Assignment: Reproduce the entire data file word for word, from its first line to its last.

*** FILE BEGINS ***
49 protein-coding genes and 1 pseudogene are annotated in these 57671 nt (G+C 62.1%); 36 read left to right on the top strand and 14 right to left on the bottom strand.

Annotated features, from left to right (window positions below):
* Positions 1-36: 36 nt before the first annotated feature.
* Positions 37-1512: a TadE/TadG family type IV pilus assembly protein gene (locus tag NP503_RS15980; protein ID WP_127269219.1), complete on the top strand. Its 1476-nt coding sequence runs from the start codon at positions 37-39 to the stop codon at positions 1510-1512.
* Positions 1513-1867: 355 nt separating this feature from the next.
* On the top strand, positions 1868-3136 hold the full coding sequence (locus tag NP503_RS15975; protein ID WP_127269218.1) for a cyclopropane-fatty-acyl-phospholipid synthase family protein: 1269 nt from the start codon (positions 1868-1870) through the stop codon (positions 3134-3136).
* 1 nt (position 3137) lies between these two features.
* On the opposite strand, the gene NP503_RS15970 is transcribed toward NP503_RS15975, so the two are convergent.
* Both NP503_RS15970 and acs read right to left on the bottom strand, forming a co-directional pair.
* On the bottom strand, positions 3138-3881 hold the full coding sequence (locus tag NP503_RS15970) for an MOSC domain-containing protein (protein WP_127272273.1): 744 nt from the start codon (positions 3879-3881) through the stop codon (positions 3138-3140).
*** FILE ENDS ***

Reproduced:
49 protein-coding genes and 1 pseudogene are annotated in these 57671 nt (G+C 62.1%); 36 read left to right on the top strand and 14 right to left on the bottom strand.

Annotated features, from left to right (window positions below):
* Positions 1-36: 36 nt before the first annotated feature.
* Positions 37-1512: a TadE/TadG family type IV pilus assembly protein gene (locus tag NP503_RS15980; protein ID WP_127269219.1), complete on the top strand. Its 1476-nt coding sequence runs from the start codon at positions 37-39 to the stop codon at positions 1510-1512.
* Positions 1513-1867: 355 nt separating this feature from the next.
* On the top strand, positions 1868-3136 hold the full coding sequence (locus tag NP503_RS15975; protein ID WP_127269218.1) for a cyclopropane-fatty-acyl-phospholipid synthase family protein: 1269 nt from the start codon (positions 1868-1870) through the stop codon (positions 3134-3136).
* 1 nt (position 3137) lies between these two features.
* On the opposite strand, the gene NP503_RS15970 is transcribed toward NP503_RS15975, so the two are convergent.
* Both NP503_RS15970 and acs read right to left on the bottom strand, forming a co-directional pair.
* On the bottom strand, positions 3138-3881 hold the full coding sequence (locus tag NP503_RS15970) for an MOSC domain-containing protein (protein WP_127272273.1): 744 nt from the start codon (positions 3879-3881) through the stop codon (positions 3138-3140).